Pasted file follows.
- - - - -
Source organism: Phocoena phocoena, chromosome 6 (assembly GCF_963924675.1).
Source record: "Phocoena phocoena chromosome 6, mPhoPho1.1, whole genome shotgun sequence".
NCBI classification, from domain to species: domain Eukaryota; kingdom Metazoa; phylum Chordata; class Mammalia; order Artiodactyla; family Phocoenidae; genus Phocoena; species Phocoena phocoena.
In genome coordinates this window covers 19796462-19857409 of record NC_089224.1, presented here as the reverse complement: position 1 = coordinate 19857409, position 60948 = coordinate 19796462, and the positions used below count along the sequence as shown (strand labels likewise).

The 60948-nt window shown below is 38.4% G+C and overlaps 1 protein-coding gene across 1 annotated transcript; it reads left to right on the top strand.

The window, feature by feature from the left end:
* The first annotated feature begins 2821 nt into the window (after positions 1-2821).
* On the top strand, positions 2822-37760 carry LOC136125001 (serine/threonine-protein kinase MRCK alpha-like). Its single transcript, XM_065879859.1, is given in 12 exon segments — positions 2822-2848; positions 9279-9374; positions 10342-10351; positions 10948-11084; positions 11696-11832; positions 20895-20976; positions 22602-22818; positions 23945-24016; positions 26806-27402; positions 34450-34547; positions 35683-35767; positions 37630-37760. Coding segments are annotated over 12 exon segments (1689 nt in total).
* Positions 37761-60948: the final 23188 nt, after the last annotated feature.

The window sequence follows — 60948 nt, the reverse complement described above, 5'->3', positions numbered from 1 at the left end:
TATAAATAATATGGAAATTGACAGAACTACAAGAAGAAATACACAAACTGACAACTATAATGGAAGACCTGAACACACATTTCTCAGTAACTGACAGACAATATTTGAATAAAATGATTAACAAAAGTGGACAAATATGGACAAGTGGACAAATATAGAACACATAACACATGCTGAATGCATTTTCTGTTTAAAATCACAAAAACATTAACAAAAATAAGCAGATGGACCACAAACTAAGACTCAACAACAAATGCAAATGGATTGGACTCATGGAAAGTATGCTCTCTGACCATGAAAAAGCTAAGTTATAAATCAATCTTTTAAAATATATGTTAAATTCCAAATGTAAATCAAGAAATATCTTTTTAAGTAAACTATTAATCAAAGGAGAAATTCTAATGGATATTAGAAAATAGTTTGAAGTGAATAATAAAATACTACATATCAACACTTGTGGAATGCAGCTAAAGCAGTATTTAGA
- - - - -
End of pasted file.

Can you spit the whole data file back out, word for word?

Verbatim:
Source organism: Phocoena phocoena, chromosome 6 (assembly GCF_963924675.1).
Source record: "Phocoena phocoena chromosome 6, mPhoPho1.1, whole genome shotgun sequence".
NCBI classification, from domain to species: domain Eukaryota; kingdom Metazoa; phylum Chordata; class Mammalia; order Artiodactyla; family Phocoenidae; genus Phocoena; species Phocoena phocoena.
In genome coordinates this window covers 19796462-19857409 of record NC_089224.1, presented here as the reverse complement: position 1 = coordinate 19857409, position 60948 = coordinate 19796462, and the positions used below count along the sequence as shown (strand labels likewise).

The 60948-nt window shown below is 38.4% G+C and overlaps 1 protein-coding gene across 1 annotated transcript; it reads left to right on the top strand.

The window, feature by feature from the left end:
* The first annotated feature begins 2821 nt into the window (after positions 1-2821).
* On the top strand, positions 2822-37760 carry LOC136125001 (serine/threonine-protein kinase MRCK alpha-like). Its single transcript, XM_065879859.1, is given in 12 exon segments — positions 2822-2848; positions 9279-9374; positions 10342-10351; positions 10948-11084; positions 11696-11832; positions 20895-20976; positions 22602-22818; positions 23945-24016; positions 26806-27402; positions 34450-34547; positions 35683-35767; positions 37630-37760. Coding segments are annotated over 12 exon segments (1689 nt in total).
* Positions 37761-60948: the final 23188 nt, after the last annotated feature.

The window sequence follows — 60948 nt, the reverse complement described above, 5'->3', positions numbered from 1 at the left end:
TATAAATAATATGGAAATTGACAGAACTACAAGAAGAAATACACAAACTGACAACTATAATGGAAGACCTGAACACACATTTCTCAGTAACTGACAGACAATATTTGAATAAAATGATTAACAAAAGTGGACAAATATGGACAAGTGGACAAATATAGAACACATAACACATGCTGAATGCATTTTCTGTTTAAAATCACAAAAACATTAACAAAAATAAGCAGATGGACCACAAACTAAGACTCAACAACAAATGCAAATGGATTGGACTCATGGAAAGTATGCTCTCTGACCATGAAAAAGCTAAGTTATAAATCAATCTTTTAAAATATATGTTAAATTCCAAATGTAAATCAAGAAATATCTTTTTAAGTAAACTATTAATCAAAGGAGAAATTCTAATGGATATTAGAAAATAGTTTGAAGTGAATAATAAAATACTACATATCAACACTTGTGGAATGCAGCTAAAGCAGTATTTAGA